Great Barrington – When Robin Helfand, the owner at Robin’s Candy Shop at 288 Main St. discovered that the newly planted shadblow sapling in front of her store had died, she did not hesitate or wait for the town – or state high department or whoever was responsible for the plantings – to replace the tree. She took it upon herself to hang her own foliage on the barren branches in front of her store. It was the least she could do – and it wasn’t the first time she had acted to salvage the appearance of life on Main Street. Last fall, she had Ward’s Nursery donate a small hemlock for the empty tree pit. During the winter, it was the only tree left along the new sidewalks in downtown Great Barrington, after the 35-year-old Bradford pear trees had been removed during the Main Street Reconstruction Project.
Although many residents were heartbroken over the loss of Main Street’s Bradford Pear trees, whose springtime blooms and summer leaves had created a shaded sidewalk allées, downtown was expected to have been brought back to life with the planting of 81 new young trees this spring. The plantings were to be the final element in the $5.4 million rebuilding of the Main Street corridor.
Unfortunately, some of the trees are now dead or dying, with four or five shadblows confirmed as unsalvageable, according to arborist Tom Ingersoll.
“It’s a real disappointment to me that the few final items [in the renovation] are not being attended to with urgency,” Helfand told the Edge, referring to promises she was given by state workers and town officials that the trees’ replacement could take up to a year.
Ingersoll, a Massachusetts Certified Arborist working as a consultant for MassDOT throughout the renovation, confirmed to the Edge that, as per contract, the trees would be replaced within a year. He added the possibility of the removal and replacement as early as the coming fall season.
Still, Helfand is frustrated. “Now that trees that are dead or dying have been identified, it would be better if they were removed and the tree pits left empty instead of having dead trees there.”
Acknowledging the loss, Town Manager Jennifer Tabakin told the Selectboard, however, that there was a “delay in getting all the different types of plants [trees] for lack of availability.” She said the town was working on maintaining what was planted and on getting those replacements.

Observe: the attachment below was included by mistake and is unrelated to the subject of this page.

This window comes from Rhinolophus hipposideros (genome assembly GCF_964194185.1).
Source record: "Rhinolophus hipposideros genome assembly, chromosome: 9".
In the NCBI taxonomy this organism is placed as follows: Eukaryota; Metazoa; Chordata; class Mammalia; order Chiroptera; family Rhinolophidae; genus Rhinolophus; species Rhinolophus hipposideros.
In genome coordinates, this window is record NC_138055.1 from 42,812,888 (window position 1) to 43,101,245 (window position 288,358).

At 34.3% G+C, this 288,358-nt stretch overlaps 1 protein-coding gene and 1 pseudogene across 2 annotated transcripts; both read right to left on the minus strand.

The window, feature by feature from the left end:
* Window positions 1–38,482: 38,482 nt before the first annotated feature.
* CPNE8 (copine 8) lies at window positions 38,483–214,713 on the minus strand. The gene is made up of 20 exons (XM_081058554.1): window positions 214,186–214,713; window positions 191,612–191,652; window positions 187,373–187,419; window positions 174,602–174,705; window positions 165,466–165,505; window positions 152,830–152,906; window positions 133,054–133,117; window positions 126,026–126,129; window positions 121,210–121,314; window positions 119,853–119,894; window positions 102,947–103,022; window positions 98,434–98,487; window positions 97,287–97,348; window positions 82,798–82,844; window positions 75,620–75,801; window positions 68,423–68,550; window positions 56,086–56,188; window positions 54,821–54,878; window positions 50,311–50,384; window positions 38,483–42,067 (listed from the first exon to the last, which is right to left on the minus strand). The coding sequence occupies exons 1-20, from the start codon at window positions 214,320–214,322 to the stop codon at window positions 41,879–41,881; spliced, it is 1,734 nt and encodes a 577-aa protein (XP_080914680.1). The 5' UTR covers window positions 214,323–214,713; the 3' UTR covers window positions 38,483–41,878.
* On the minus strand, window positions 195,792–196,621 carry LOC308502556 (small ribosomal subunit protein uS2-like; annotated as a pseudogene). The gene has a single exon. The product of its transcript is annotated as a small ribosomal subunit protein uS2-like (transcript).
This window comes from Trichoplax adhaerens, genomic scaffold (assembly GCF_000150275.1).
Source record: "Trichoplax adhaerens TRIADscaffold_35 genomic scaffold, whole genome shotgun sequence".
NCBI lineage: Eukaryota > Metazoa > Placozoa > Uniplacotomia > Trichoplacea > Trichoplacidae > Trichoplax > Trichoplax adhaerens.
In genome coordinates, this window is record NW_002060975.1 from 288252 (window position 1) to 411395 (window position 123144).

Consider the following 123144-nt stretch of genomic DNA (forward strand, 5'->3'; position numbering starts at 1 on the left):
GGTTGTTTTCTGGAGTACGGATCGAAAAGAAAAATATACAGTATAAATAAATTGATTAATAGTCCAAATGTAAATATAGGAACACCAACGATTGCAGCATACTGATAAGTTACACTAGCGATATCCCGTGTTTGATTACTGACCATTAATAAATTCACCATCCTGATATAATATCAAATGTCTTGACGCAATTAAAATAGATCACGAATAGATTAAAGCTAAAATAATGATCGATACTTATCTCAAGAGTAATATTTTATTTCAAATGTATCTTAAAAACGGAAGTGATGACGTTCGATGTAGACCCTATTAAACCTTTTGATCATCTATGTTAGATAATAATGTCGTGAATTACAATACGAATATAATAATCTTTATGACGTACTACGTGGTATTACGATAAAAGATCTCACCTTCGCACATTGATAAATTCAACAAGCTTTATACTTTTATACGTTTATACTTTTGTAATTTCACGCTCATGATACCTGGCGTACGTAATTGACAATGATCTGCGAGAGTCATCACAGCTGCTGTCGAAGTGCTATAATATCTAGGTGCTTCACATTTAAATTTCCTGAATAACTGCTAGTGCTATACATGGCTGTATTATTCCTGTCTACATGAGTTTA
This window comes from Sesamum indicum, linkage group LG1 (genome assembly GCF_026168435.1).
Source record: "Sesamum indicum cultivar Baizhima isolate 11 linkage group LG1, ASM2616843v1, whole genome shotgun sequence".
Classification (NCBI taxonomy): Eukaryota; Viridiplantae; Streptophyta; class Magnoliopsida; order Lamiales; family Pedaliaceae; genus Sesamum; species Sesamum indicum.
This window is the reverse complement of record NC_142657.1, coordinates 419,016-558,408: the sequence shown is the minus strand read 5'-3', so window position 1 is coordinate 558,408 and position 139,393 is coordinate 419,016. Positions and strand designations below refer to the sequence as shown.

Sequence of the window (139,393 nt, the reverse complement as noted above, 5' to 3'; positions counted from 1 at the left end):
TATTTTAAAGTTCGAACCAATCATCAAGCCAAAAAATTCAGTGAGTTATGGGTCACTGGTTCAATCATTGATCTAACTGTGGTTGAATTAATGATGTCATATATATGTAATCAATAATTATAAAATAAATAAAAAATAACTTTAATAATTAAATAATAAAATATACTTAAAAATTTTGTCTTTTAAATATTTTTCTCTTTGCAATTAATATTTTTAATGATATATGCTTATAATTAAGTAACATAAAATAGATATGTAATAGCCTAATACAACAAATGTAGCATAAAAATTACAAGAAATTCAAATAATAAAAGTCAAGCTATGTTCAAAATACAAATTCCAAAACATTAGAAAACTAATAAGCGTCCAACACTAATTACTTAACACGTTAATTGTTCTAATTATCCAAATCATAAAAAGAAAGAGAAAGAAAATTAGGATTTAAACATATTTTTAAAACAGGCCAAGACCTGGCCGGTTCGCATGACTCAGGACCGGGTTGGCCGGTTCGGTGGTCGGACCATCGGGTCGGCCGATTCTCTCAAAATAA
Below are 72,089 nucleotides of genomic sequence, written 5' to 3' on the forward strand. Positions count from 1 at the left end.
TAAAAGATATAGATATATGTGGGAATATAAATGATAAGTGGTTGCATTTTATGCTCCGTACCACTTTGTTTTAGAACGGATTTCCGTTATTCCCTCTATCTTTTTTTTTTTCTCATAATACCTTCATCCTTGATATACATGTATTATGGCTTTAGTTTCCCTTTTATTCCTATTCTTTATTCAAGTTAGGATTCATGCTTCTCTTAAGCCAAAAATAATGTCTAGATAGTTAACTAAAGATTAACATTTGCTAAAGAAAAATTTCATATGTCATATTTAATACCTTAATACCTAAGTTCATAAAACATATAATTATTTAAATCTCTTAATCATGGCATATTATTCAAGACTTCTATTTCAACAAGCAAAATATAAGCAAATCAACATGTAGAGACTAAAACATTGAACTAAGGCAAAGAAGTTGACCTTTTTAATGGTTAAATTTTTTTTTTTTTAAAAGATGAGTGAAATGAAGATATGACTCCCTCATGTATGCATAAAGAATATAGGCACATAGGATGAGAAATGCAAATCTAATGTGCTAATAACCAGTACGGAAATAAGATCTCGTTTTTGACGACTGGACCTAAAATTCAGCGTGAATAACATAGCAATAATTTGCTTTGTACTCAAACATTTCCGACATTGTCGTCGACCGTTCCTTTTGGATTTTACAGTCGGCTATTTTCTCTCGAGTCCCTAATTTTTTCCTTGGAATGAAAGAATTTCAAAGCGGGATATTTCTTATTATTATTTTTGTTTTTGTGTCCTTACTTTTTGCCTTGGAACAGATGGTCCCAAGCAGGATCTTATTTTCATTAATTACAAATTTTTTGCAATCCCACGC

Helfand suggested a possible town-organized movement to remove the trees if going through the state would take too long. “I want customers seeing as appealing a street space as possible.” Several merchants, including Helfand, have come together and agreed to privately fund the removal of the trees if necessary.
But Ingersoll still has not given up on the recently planted trees. “It’s hard to tell if they are dying or growing back,” he told the Edge. “This is still a work in progress, it changes day to day, and I’m going through there constantly and checking. I’ve seen more trees stabilize than I have seen get worse.” Original estimates of 14 dead or dying trees, he added, have dropped down to 4 or 5 confirmed dead trees. “If we had tried to make that decision two weeks ago we would have ripped out 14 trees.”
Shadblows are an early-blooming tree, and Ingersoll attributed their health problems to a heavy freeze on the night of April 4th while they were still in the nursery. “It destroyed flower buds and leaf buds or at best deformed them,” he said.
For now, the town is urging pedestrians to stay out of the planting pits surrounding the trees, as compacting the soil can harm the roots. Since annual precipitation this year is 4 or 5 inches below average, the emphasis is on watering the trees, which will be done by state workers.